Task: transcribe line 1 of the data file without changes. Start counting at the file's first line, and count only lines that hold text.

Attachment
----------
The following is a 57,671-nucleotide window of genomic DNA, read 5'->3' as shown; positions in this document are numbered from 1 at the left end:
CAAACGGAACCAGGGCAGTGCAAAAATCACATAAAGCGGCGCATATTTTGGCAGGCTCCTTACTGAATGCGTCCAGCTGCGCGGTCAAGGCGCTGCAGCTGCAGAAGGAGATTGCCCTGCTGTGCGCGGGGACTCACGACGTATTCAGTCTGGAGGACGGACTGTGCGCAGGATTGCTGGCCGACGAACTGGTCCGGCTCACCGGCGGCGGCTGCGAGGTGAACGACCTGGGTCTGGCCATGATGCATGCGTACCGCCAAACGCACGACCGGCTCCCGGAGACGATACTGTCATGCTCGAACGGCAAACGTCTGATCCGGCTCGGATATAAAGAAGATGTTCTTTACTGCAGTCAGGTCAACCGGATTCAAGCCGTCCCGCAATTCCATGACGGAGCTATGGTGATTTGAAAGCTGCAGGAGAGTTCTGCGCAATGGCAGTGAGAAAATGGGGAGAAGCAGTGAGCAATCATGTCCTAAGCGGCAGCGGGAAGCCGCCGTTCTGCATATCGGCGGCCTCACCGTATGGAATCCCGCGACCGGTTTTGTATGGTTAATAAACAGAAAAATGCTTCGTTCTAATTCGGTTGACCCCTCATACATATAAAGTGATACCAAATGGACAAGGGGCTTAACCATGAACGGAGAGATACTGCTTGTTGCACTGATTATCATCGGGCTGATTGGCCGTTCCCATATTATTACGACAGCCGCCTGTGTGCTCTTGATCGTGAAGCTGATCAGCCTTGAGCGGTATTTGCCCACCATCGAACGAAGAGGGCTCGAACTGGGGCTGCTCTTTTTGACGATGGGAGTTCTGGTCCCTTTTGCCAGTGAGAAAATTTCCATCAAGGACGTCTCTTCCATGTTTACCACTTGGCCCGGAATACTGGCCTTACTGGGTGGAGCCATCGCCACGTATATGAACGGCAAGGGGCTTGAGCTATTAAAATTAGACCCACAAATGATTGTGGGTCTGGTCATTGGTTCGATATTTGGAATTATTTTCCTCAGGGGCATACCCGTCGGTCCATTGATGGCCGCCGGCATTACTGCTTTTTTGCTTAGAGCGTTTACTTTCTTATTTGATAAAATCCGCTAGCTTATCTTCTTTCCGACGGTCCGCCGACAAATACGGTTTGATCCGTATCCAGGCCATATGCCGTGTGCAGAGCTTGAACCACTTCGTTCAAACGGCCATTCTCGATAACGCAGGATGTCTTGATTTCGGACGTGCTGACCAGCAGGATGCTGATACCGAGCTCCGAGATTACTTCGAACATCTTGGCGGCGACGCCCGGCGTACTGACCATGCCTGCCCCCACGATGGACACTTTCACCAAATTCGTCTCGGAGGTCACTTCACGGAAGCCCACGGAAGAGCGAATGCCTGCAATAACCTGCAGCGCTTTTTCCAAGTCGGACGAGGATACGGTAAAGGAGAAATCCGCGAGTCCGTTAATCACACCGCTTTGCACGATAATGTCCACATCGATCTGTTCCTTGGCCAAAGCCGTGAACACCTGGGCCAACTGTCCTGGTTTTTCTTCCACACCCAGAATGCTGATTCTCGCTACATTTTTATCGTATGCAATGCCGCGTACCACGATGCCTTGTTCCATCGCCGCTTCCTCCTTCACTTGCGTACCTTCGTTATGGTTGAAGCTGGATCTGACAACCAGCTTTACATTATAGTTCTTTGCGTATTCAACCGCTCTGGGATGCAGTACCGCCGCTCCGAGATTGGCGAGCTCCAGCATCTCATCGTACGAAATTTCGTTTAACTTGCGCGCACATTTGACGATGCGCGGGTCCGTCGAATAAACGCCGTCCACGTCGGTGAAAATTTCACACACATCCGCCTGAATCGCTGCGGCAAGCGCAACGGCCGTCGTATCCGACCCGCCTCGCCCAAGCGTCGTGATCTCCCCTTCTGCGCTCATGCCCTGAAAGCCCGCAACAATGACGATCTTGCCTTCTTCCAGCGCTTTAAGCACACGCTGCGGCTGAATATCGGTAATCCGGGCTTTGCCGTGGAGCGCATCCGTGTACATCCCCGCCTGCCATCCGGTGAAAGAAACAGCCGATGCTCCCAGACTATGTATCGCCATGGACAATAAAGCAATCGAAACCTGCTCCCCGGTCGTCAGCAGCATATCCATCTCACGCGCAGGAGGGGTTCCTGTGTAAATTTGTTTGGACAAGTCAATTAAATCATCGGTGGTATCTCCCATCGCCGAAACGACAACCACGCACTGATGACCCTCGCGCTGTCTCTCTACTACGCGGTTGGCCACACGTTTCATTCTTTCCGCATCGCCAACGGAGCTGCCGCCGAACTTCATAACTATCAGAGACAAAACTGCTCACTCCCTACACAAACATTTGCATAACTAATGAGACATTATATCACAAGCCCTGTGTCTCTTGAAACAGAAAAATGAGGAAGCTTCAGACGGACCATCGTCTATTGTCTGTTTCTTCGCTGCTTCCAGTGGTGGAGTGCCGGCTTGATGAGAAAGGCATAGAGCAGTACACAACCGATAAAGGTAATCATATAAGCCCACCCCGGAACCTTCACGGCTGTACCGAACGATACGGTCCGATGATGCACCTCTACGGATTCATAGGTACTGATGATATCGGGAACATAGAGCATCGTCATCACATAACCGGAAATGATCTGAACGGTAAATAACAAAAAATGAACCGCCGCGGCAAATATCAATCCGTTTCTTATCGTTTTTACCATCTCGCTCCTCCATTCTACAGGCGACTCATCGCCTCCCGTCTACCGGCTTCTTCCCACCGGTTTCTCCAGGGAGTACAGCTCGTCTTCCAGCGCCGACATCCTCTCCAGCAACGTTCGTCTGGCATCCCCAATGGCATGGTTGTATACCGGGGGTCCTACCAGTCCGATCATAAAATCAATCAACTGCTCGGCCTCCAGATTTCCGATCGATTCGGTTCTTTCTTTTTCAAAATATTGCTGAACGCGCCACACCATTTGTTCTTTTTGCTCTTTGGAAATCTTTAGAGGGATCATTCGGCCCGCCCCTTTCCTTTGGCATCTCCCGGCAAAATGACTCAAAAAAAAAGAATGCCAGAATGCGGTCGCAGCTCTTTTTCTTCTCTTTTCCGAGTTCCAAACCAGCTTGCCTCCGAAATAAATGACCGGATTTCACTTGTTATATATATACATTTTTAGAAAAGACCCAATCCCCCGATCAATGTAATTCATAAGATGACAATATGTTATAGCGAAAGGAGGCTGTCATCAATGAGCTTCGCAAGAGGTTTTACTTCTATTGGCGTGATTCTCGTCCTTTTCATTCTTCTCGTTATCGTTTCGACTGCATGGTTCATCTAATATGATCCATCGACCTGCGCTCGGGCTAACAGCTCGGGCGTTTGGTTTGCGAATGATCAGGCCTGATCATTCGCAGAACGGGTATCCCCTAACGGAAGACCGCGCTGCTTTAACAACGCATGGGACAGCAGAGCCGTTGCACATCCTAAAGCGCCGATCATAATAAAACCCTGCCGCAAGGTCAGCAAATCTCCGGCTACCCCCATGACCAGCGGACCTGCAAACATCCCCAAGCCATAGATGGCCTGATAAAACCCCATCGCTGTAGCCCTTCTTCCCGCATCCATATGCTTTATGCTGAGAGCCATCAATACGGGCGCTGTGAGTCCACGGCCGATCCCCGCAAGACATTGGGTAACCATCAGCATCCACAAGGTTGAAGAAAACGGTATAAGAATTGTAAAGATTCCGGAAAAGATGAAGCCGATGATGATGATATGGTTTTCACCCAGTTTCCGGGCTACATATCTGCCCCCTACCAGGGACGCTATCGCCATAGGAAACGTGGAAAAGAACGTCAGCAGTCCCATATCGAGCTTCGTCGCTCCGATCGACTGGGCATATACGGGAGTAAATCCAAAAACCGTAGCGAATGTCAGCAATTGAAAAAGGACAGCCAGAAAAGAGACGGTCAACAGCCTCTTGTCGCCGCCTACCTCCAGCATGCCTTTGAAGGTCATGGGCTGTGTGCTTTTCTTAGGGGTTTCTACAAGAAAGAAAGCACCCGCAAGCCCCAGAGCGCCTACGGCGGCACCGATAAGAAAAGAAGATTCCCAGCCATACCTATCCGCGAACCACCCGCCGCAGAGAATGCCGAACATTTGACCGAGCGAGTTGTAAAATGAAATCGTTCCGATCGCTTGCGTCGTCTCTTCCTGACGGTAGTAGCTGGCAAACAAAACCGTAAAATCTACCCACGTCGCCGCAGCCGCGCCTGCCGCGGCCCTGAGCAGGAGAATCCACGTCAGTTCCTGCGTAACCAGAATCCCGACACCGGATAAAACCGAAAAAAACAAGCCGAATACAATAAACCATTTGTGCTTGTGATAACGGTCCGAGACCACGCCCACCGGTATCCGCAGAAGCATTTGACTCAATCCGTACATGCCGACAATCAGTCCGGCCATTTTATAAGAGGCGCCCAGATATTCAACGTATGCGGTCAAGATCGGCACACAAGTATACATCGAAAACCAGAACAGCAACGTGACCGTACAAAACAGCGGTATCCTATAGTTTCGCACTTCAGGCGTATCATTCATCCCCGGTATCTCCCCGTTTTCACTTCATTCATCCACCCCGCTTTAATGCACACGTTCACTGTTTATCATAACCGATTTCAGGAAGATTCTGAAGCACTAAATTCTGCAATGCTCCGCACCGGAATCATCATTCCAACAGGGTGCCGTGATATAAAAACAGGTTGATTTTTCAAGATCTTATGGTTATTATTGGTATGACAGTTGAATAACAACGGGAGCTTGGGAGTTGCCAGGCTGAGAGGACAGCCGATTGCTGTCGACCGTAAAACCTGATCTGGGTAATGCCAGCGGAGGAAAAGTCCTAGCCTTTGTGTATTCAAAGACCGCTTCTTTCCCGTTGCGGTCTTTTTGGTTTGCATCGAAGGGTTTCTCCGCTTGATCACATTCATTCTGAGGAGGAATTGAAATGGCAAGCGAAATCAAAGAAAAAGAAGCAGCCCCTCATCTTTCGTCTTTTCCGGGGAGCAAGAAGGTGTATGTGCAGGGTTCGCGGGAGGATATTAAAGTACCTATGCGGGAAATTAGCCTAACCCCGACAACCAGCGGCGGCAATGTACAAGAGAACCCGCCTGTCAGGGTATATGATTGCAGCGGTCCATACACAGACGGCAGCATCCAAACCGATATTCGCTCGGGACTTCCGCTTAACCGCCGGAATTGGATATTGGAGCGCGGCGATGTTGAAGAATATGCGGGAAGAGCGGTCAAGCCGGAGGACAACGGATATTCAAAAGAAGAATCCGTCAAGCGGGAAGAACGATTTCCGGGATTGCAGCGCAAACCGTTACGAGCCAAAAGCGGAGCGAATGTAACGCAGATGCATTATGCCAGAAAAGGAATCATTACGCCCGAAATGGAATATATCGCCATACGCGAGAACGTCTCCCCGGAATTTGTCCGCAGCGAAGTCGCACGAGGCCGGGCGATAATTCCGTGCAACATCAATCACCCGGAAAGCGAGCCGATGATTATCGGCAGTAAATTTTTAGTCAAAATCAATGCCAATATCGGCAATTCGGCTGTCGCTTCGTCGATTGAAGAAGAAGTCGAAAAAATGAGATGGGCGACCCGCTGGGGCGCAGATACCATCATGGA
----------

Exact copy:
The following is a 57,671-nucleotide window of genomic DNA, read 5'->3' as shown; positions in this document are numbered from 1 at the left end: